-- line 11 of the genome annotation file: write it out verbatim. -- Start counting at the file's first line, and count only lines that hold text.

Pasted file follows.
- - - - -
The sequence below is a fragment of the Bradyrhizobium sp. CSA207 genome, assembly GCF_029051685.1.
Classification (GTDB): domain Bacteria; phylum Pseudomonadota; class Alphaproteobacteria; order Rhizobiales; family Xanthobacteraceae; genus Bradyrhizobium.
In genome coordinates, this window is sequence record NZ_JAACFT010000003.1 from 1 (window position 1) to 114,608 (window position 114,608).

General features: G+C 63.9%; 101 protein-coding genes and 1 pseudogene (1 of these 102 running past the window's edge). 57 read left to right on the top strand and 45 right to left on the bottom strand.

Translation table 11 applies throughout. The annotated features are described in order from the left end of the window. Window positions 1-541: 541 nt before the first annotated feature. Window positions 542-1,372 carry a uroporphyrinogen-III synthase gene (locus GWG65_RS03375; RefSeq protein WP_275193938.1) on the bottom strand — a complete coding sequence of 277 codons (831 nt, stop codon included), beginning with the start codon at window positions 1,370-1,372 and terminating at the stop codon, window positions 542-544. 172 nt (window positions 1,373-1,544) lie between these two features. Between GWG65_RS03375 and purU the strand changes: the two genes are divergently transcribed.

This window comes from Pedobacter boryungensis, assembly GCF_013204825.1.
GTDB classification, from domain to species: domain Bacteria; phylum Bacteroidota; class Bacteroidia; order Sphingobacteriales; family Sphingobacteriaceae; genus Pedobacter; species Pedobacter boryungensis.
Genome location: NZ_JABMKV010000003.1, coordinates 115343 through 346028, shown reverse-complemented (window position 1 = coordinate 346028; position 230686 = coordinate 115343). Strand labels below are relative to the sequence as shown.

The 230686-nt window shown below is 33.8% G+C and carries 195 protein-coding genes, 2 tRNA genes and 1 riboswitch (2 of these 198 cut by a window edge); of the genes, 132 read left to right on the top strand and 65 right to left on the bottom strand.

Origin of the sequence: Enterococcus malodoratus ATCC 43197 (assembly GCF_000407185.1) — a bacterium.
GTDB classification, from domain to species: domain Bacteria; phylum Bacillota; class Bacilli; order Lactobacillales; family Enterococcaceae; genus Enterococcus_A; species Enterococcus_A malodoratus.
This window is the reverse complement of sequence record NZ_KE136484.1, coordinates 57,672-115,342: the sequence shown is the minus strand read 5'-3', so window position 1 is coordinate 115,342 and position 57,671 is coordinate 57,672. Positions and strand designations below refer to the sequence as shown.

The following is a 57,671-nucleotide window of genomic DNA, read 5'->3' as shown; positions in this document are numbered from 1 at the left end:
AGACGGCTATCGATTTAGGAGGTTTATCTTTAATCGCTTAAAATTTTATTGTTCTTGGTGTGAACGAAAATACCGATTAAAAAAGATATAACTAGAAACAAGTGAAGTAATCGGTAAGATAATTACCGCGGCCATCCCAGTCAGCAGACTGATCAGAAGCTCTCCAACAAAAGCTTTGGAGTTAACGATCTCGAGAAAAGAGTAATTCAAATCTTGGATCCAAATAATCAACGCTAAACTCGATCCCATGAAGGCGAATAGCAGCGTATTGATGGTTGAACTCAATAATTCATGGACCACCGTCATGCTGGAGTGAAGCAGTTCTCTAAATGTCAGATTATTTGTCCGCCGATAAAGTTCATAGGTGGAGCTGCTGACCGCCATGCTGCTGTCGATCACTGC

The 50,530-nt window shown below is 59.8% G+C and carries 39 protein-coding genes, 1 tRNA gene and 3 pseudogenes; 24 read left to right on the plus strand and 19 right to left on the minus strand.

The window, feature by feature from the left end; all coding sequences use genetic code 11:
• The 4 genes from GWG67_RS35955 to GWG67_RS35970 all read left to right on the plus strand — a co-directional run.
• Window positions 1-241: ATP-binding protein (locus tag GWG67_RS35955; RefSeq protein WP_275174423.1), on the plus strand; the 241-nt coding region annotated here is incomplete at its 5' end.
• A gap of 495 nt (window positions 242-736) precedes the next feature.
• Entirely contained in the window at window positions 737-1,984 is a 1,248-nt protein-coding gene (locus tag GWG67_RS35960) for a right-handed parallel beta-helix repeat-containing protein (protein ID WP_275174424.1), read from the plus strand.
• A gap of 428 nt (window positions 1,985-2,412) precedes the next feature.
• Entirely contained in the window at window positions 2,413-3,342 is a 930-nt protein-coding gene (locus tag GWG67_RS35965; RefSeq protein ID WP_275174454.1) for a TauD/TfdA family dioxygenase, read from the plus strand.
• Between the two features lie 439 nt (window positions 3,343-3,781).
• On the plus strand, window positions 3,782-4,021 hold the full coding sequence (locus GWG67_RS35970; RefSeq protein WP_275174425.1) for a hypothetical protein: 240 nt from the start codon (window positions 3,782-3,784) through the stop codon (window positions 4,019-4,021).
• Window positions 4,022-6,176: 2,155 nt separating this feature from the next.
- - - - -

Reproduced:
GTDB classification, from domain to species: domain Bacteria; phylum Bacillota; class Bacilli; order Lactobacillales; family Enterococcaceae; genus Enterococcus_A; species Enterococcus_A malodoratus.